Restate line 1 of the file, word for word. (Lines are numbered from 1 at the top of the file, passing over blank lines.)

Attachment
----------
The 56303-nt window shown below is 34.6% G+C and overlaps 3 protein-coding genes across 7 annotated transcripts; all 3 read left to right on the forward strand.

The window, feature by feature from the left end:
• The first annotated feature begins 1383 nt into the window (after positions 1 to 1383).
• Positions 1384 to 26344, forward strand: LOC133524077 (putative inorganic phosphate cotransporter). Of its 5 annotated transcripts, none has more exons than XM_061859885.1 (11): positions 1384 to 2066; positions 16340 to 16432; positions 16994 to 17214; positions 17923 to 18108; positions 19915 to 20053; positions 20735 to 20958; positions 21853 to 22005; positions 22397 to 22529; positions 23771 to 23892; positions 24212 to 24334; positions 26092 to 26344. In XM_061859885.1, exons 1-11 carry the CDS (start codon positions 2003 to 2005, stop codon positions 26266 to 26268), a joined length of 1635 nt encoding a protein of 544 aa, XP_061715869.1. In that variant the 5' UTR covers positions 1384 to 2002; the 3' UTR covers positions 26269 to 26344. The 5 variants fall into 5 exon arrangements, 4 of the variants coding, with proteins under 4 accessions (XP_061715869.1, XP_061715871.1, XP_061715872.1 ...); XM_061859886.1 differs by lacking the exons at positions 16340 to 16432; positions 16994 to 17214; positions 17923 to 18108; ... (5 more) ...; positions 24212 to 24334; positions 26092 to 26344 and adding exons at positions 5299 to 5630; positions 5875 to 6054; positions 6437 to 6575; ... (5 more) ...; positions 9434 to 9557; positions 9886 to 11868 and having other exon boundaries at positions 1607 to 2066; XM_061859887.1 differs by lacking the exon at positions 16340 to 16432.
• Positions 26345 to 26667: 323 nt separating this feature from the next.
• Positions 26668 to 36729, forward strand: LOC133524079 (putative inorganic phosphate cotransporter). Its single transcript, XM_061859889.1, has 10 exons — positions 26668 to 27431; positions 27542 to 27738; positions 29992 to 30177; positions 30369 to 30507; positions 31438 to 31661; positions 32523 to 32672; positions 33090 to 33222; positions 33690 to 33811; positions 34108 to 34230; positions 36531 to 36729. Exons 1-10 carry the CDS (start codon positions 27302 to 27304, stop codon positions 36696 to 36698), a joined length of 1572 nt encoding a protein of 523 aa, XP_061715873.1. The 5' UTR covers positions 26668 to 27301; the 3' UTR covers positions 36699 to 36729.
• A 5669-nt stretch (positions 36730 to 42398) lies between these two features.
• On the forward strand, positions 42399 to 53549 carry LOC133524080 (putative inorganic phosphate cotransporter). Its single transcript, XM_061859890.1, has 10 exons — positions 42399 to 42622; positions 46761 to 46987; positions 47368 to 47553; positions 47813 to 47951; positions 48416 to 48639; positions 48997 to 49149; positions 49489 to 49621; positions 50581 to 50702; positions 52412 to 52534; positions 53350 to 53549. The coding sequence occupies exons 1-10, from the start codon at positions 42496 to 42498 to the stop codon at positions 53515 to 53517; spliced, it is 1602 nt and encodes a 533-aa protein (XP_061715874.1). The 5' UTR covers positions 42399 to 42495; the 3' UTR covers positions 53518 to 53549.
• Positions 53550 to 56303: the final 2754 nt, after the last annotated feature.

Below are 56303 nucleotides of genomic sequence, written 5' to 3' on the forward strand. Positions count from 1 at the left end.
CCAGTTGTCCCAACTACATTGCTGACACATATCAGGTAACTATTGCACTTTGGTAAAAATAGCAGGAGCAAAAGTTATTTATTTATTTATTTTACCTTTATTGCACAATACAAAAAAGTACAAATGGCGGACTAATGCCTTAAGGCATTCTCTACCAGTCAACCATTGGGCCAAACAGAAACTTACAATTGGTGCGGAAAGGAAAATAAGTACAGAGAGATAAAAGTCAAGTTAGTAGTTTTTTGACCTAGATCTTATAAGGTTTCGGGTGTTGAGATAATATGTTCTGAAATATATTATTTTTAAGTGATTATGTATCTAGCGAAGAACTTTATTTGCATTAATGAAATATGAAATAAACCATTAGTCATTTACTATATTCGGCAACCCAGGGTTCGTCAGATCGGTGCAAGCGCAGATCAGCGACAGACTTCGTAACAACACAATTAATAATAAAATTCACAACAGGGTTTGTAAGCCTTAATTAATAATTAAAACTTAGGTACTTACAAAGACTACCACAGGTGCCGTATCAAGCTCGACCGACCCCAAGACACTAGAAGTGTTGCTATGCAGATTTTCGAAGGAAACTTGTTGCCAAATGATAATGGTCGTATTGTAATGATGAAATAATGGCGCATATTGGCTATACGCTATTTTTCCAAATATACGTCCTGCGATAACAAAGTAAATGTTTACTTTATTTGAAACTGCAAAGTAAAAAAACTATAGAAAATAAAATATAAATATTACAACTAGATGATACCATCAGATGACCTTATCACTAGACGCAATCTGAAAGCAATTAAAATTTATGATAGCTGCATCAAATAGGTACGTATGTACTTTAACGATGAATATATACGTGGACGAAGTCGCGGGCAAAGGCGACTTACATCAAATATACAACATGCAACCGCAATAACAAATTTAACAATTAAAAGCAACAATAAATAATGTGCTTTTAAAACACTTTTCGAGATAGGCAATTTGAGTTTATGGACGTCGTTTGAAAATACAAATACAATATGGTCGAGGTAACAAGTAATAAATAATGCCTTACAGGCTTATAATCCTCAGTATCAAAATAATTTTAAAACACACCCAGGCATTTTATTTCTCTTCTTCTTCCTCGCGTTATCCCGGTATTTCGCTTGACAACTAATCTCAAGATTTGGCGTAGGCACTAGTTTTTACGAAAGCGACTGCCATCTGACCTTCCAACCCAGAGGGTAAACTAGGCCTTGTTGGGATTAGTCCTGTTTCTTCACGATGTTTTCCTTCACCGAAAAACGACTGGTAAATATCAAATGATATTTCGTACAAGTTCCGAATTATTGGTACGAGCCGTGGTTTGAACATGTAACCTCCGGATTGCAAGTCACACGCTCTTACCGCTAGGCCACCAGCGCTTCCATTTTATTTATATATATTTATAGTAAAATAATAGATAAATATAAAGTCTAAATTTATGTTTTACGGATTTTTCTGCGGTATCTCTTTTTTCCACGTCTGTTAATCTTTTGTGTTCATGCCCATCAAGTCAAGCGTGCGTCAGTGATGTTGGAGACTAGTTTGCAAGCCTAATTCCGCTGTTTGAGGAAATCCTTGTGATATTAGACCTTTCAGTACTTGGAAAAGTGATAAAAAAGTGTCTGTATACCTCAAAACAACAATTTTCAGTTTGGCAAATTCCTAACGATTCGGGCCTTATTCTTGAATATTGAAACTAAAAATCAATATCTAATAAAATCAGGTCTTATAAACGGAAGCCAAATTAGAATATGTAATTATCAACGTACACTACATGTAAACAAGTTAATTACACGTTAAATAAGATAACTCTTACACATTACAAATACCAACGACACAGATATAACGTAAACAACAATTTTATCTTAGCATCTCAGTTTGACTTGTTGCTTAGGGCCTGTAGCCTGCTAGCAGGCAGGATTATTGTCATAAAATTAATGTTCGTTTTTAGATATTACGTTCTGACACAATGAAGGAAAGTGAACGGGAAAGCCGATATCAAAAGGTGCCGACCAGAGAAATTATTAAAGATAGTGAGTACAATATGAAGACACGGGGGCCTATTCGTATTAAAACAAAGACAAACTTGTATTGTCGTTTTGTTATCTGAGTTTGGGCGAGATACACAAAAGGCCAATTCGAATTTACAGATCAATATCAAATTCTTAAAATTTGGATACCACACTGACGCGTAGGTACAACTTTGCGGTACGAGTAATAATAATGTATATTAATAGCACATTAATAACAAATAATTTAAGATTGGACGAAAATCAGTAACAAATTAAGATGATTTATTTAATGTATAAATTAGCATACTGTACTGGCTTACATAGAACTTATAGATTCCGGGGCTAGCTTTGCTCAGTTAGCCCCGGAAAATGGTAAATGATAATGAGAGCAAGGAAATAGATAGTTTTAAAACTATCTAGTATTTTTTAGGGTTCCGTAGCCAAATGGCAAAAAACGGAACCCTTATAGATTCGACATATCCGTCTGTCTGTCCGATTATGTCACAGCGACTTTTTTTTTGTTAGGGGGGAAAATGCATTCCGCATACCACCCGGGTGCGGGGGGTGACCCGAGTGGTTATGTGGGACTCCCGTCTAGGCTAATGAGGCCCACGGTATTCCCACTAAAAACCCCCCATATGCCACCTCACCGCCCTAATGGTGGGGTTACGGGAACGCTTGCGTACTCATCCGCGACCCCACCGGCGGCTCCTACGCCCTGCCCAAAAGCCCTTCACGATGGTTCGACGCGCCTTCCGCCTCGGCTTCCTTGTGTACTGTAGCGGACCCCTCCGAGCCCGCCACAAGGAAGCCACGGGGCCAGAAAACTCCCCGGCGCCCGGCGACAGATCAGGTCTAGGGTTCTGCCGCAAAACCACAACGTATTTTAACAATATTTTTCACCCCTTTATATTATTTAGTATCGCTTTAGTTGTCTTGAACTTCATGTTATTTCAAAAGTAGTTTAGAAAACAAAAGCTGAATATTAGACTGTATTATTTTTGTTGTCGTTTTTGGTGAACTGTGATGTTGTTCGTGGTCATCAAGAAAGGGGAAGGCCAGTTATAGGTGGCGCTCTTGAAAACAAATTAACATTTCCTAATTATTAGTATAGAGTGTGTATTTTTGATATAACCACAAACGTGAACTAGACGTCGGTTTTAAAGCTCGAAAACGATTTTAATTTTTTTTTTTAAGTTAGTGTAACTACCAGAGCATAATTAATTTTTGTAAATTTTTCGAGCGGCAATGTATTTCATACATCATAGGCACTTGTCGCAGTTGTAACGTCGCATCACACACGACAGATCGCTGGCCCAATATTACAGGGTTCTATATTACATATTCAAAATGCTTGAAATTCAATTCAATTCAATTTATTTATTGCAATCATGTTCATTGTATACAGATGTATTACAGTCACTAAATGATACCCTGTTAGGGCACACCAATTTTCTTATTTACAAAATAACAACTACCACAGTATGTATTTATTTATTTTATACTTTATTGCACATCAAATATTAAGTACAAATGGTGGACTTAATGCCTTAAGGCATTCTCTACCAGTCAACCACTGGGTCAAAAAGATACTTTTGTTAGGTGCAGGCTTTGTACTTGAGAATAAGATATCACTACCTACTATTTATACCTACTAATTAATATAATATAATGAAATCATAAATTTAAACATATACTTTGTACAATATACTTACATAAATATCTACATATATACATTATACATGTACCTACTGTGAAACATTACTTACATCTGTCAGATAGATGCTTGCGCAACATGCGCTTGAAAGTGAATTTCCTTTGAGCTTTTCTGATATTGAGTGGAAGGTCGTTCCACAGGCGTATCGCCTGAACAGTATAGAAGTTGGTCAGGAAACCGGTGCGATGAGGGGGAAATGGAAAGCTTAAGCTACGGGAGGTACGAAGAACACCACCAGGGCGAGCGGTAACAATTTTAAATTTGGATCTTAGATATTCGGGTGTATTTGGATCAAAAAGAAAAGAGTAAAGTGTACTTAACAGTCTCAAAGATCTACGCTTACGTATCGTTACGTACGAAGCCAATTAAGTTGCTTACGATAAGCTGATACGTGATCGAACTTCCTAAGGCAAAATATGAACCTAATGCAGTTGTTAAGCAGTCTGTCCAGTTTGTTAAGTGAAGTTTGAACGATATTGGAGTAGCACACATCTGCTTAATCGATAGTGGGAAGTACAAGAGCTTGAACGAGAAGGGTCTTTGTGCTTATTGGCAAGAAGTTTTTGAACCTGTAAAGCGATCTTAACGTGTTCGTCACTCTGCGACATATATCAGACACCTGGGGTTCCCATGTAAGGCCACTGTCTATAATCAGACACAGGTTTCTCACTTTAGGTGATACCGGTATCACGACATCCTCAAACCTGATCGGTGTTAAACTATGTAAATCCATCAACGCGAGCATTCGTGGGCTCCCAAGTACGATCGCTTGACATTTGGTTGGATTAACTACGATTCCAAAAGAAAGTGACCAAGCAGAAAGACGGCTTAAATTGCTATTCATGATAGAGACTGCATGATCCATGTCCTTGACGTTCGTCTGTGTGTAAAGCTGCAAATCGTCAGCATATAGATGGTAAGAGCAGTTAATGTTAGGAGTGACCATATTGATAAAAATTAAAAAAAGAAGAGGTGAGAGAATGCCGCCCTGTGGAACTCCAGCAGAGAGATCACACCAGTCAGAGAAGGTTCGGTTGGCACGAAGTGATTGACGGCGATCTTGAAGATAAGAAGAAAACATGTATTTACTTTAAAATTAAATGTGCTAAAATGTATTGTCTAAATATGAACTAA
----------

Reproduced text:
The 56303-nt window shown below is 34.6% G+C and overlaps 3 protein-coding genes across 7 annotated transcripts; all 3 read left to right on the forward strand.